In order to address how population changes could impact the delivery of services, adjustments were made. The number of community health workers was adjusted to accommodate population growth and maintain a health worker ratio 1 per 1000 residents. To keep pace, the numbers of workers increased from 20 in 2008 to 150 in 2015. Additionally, group supervision visits occurred weekly by representatives of the study from 2008 to 2013, and, by July 2013, the program had developed a dedicated group of community health workers who then conducted the weekly supervisory visits. Additionally, the demand for additional care led to increased construction and the expansion of a public health centers between 2009 and 2015.
This study is part of a larger strategy to improve health outcomes for populations in sub-Saharan Africa. The United Nations led this initiative as part of its Sustainable Development Goals, agreed upon by member states in 2015. Each country is expected to achieve universal health coverage and an under five mortality rate of 25 per 1000 live births by 2030. To achieve these goals, the community health worker model is being deployed in 28 African countries. It is clear the strategy is working where it is employed effectively. Mali has maintained and sustained an under-five mortality rate that is among the lowest in sub-Saharan Africa. Challenges still exist for the region, in part due to the rapid urbanization. But, the health system has attempted to grapple with the population growth by recruiting additional health workers, expanding the health system, and the annual adjustment of medication and supply needs. The success of this program has led Mali’s leader President Ibrahim Boubacar Keïta to announce the program’s extension to the rest of the country. He has announced a 2022 target date for full coverage country wide, which is expected to cost $120 million. The announcement was also praised by the Malian health minister Samba Ousmane Sow, who noted that the expansion of the program was a positive step forward in changing and updating an antiquated healthcare system first instituted by the French more than 50 years ago, according to NPR.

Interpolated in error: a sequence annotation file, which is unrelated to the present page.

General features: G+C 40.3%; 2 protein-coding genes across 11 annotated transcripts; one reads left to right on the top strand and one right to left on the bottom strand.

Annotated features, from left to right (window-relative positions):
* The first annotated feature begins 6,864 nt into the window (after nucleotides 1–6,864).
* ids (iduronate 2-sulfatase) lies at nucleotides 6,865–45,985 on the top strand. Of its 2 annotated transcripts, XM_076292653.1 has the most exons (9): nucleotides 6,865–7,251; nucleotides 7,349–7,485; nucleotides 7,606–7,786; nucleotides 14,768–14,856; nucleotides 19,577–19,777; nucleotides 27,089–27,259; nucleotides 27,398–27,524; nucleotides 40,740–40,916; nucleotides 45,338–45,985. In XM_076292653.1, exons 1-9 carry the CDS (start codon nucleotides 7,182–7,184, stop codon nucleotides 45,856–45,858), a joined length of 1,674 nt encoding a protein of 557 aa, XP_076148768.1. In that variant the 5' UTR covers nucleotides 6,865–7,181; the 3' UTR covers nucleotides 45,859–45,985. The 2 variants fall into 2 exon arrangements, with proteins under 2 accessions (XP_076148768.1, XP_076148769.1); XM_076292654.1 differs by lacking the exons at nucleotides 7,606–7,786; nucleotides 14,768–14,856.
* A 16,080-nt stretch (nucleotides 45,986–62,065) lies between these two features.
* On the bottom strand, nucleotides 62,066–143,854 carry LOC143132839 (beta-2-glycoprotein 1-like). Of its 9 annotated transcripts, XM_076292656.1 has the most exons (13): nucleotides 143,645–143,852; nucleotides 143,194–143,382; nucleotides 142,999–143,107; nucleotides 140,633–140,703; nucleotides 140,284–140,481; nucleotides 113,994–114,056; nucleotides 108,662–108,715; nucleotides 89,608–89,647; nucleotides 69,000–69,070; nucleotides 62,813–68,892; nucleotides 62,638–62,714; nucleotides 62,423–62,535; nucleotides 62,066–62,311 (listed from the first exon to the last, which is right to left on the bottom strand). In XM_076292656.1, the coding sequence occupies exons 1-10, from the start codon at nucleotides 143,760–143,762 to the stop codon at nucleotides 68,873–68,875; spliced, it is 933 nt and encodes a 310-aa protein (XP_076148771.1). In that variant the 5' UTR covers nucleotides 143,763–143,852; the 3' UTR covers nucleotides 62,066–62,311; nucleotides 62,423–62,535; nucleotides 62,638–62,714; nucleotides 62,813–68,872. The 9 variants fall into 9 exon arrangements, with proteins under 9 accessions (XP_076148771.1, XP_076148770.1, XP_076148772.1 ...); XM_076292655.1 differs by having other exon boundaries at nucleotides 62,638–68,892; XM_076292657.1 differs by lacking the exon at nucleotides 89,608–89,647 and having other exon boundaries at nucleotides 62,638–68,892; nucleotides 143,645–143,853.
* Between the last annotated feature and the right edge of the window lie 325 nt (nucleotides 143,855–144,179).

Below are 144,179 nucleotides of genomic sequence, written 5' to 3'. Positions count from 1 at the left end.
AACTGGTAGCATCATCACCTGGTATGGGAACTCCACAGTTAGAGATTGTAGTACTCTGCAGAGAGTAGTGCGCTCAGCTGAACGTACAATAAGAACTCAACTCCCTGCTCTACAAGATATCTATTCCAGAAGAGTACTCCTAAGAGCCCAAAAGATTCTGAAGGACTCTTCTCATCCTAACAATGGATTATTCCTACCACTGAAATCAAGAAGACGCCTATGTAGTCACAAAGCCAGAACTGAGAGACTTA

The proactive community care management strategy is working. Despite the challenges of urbanization and rapid population increase, it holds one of the best keys to reducing the overall infant and under-five mortality rates in sub-Saharan Africa.
About the Author
Stephen G. Hall is a sections editor for The North Star. He is a historian specializing in 19th and 20th century African American and American intellectual, social and cultural history and the African Diaspora. Hall is the author of A Faithful Account of the Race: African American Historical Writing in Nineteenth-Century America and is working on a new book exploring the scholarly production of Black historians on the African Diaspora from 1885 to 1960.